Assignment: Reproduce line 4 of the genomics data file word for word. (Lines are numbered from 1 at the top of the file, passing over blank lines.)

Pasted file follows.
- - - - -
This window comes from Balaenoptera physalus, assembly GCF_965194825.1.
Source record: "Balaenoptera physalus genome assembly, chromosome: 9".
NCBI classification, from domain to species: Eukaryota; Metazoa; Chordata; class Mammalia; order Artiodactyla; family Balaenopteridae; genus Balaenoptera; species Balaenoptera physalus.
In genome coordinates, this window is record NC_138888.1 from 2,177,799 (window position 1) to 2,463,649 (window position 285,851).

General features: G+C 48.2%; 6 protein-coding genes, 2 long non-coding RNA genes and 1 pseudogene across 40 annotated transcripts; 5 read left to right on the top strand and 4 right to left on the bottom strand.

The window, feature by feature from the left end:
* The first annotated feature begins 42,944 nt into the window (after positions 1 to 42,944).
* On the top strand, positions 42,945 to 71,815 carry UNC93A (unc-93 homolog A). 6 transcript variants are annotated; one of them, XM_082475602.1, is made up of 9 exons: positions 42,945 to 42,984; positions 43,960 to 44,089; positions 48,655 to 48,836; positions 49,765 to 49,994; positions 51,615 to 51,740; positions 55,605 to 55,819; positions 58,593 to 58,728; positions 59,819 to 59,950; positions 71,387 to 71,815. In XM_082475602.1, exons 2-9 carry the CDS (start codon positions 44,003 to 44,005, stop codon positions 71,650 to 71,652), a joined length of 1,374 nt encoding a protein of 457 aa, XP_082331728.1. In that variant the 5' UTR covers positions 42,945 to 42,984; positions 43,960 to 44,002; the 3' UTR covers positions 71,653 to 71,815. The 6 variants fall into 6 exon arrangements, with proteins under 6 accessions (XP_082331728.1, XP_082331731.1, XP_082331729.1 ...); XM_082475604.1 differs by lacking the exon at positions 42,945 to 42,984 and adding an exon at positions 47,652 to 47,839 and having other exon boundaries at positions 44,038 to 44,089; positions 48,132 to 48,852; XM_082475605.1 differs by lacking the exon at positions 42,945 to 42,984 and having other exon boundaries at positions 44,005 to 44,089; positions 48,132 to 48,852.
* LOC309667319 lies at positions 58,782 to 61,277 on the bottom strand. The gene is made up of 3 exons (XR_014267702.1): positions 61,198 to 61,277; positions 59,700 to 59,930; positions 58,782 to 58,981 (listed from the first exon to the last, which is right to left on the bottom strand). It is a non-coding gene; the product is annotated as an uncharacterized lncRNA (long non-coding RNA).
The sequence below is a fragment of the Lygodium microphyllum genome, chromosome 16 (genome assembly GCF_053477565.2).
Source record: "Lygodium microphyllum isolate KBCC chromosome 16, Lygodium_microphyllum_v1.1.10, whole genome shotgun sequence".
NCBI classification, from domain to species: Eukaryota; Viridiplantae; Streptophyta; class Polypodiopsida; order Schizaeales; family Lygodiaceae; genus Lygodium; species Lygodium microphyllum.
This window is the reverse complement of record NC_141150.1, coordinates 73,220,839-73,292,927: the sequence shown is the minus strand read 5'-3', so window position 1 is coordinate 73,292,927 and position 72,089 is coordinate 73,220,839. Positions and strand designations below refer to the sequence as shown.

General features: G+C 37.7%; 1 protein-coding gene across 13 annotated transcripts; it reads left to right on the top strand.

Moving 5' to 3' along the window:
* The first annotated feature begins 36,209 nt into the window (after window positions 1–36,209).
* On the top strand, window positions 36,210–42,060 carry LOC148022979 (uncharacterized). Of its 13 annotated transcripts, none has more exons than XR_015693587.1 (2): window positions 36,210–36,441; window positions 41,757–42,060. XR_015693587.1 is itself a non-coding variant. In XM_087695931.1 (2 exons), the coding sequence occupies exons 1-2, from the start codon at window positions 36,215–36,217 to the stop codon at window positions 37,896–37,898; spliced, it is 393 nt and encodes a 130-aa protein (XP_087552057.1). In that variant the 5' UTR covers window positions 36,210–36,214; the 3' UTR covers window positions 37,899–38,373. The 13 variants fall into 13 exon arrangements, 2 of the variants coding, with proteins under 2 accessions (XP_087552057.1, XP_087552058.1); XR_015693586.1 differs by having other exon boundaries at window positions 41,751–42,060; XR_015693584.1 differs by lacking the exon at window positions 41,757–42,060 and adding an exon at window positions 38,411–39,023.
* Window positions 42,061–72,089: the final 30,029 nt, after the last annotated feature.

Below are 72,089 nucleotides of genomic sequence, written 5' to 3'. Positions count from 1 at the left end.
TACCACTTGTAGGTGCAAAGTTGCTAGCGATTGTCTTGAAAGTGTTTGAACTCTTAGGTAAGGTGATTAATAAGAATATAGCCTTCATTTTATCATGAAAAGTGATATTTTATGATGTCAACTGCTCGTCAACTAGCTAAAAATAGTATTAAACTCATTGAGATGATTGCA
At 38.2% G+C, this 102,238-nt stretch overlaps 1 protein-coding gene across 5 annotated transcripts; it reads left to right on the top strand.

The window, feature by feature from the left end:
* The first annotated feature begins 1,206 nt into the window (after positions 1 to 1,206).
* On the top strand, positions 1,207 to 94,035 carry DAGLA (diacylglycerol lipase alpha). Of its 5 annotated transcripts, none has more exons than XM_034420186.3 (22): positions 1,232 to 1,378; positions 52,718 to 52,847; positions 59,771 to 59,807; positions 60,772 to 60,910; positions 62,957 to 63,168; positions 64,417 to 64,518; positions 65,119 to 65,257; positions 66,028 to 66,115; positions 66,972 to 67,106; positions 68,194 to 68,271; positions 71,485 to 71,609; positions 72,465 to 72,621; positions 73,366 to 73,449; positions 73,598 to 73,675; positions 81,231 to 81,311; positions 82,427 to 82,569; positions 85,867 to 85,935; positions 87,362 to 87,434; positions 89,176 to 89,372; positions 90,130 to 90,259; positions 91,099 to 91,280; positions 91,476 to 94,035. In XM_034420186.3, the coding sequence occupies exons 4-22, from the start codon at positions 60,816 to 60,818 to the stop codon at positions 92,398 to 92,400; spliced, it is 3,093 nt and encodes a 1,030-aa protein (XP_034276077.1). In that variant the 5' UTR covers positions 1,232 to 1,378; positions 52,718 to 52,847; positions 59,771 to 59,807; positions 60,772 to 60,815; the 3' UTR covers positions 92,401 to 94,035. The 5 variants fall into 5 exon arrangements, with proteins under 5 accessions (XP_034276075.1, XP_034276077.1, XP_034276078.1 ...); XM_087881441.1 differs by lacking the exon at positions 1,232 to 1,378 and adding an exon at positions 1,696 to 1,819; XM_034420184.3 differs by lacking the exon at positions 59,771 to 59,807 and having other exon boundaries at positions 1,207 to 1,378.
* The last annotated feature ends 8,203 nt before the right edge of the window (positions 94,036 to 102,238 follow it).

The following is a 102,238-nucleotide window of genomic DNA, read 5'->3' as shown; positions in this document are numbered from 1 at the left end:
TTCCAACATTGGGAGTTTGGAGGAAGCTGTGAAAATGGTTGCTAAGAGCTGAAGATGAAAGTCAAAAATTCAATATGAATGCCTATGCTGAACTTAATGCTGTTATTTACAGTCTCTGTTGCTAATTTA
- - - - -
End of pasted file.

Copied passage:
In genome coordinates, this window is record NC_138888.1 from 2,177,799 (window position 1) to 2,463,649 (window position 285,851).